John Brand, one of the most skilled and experienced lawyers in the field, expresses serious reservations about the amendments currently under discussion and calls for a rational problem-solving process within Nedlac.

“In many respects, the proposed employment law amendments published in December do not properly address the decent work deficits agreed to in the 2010 Decent Work Country Programme for S A.   Arguably, they do not address them at all”.

“It is not too late to embark upon a rational joint problem-solving process within Nedlac, in which the social partners could seek to find mutually satisfactory solutions to the decent work deficits.   These solutions must address the needs and concerns of employers, employees, the unemployed and the government.   It is inappropriate to prefer one group’s interests above others.   Those who promote deregulation or a total ban on labour brokers seek to do just that.   What needs to be done is to put the proposed amendments to one side and, with the help of skilled facilitators and expert consultants, to generate solutions to the decent work deficits that appropriately balance the interests of all stakeholders”.

This important article was published in Business Day this morning by John Brand, the employment law director at attorneys Bowman Gilfillan, entitled Decent work has solid basis in law, but lacks application.

The extracts above and those that follow are taken from that article which needs to be read by everyone involved in the field of employment law and industrial relations.

Meaning of ‘decent work’ and ILO

“’Decent work’ is a term that means different things to different people in S A, but it does have a well-established and conventional meaning in international labour law and labour relations’.

“It means ‘the promotion of fundamental principles and rights at work that relate to:

  • promotion of employment and income opportunities;
  • expansion and improvement of social protection coverage; and the
  • promotion of social dialogue and tripartism’”.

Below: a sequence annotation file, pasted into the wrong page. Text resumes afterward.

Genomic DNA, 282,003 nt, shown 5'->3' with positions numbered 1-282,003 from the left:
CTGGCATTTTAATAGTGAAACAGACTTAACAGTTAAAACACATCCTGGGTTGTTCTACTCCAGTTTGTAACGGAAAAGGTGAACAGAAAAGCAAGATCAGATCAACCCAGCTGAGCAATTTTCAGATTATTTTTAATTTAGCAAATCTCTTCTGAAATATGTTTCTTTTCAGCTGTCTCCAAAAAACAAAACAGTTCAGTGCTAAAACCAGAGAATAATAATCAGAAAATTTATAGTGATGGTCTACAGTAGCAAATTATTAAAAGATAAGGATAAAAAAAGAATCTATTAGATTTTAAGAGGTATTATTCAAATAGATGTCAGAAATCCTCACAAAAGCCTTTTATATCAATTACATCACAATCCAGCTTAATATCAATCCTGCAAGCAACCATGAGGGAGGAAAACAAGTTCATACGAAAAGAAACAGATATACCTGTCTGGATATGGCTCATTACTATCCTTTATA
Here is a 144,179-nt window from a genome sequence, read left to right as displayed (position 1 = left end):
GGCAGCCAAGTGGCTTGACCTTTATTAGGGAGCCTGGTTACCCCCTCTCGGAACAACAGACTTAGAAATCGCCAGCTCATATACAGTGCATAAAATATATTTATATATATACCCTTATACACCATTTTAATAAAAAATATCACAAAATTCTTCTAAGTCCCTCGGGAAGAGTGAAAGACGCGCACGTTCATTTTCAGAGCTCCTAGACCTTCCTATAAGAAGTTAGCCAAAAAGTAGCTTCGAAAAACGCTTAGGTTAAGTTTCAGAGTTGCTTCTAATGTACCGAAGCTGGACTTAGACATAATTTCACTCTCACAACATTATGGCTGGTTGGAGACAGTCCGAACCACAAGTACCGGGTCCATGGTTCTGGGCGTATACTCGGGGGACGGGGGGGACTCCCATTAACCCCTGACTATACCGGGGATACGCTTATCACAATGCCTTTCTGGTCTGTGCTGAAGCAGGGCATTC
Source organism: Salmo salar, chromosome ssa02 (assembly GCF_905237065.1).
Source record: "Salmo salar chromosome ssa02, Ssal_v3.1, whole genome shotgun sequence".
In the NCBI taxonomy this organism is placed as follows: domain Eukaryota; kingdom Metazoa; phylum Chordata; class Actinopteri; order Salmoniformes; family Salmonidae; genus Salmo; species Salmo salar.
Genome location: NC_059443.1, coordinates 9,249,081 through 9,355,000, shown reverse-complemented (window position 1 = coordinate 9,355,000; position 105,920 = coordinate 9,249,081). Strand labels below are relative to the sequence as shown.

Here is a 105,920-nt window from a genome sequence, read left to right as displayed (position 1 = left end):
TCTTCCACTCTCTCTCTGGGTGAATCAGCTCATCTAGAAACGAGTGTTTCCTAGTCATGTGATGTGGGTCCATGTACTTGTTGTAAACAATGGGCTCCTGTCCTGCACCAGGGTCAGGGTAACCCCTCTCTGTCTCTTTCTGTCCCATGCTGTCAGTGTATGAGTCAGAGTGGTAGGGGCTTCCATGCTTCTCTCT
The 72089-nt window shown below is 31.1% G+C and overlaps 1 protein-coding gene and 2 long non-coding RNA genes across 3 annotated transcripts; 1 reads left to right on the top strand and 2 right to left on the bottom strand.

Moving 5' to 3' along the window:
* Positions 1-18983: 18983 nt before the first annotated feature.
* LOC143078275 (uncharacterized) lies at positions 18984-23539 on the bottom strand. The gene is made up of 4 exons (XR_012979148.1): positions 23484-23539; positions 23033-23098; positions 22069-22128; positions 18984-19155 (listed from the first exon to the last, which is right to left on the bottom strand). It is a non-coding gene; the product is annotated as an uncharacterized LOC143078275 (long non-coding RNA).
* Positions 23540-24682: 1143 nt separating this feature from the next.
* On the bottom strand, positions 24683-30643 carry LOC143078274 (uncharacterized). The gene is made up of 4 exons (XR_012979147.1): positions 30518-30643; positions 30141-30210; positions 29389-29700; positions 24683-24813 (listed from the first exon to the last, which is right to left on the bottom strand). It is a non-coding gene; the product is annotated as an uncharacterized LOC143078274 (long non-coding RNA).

“The International Labour Organisation and the social partners in the National Economic, Development and Labour Council (Nedlac) all agreed that this is what the term meant in the 2010 Decent Work Country Programme for S A, signed by the Nedlac social partners in S A in November” .

2010 Decent Work Country Programme for S A

“In the 2010 Decent Work Country Programme for S A , which was a major and protracted Nedlac project facilitated by the International Labour Organisation, the social partners — the government, labour and business — measured S A ’s compliance with the organisation’s decent work standards”.

Action plan to address decent work deficits

“The social partners then agreed on detailed action plans to address the ‘decent work deficits’ that were identified”.

S A has given legislative effect to ILO Conventions

“In relation to the enactment of legislation to give effect to the conventions, it was recorded that, since 1994, S A had given effect to conventions in the constitution, the Labour Relations Act, the Basic Conditions of Employment Act, the Employment Equity Act, the Skills Development Act, the Occupational Health and Safety Act, the Compensation for Occupational Injuries and Diseases Act, the Unemployment Insurance Act and the Mine Health and Safety Act”.

Decent work deficits

“In summary, the decent work deficits were prioritised by the social partners as:

  • Inadequate service delivery by the inspectorate of the Department of Labour;
  • The failure to ratify and implement International Labour Organisation conventions in the area of labour inspection and private employment agencies;
  • The level of gross decent work deficits in the informal economy, which are aggravated by shortcomings in the labour inspectorate;
  • Inadequate regulation of abuse in atypical employment in accordance with International Labour Organisation conventions;
  • The absence of an enabling environment for job-rich growth, sustainable enterprises and skills development;
  • The inadequacy of social protection coverage through well-managed and equitable access to state social security and health benefits, occupational safety and health, and improved workplace responses to the HIV/AIDS epidemic; and
  • The weakness of tripartism, social dialogue and labour market institutions and of their constituent members”.

Primary failure is lack of enforcement by Dept of Labour

“It is clear from the decent work deficit audit done during the formulation of the programme that the primary problem in relation to decent work in S A is not the failure to ratify conventions, nor the failure to enact proper laws, but the enforcement of those laws by the Department of Labour”.

Labour brokers can enhance employment if properly regulated

“In relation to atypical labour and labour brokers in particular, it is noteworthy that all the social partners, including the Congress of South African Trade Unions, agreed that labour brokers can enhance employment in certain circumstances but they can also be used to undermine decent work among vulnerable employees”.

“It was therefore specifically agreed that areas of abuse should be regulated, and not that labour broking should be outlawed”.

No need to outlaw labour brokers

“The social partners seem to have recognised that to outlaw labour broking might have a negative effect on employment levels, would be unconstitutional (as it was held to be in Namibia), and in violation of the International Labour Organisation Convention 181 on Private Employment Agencies”.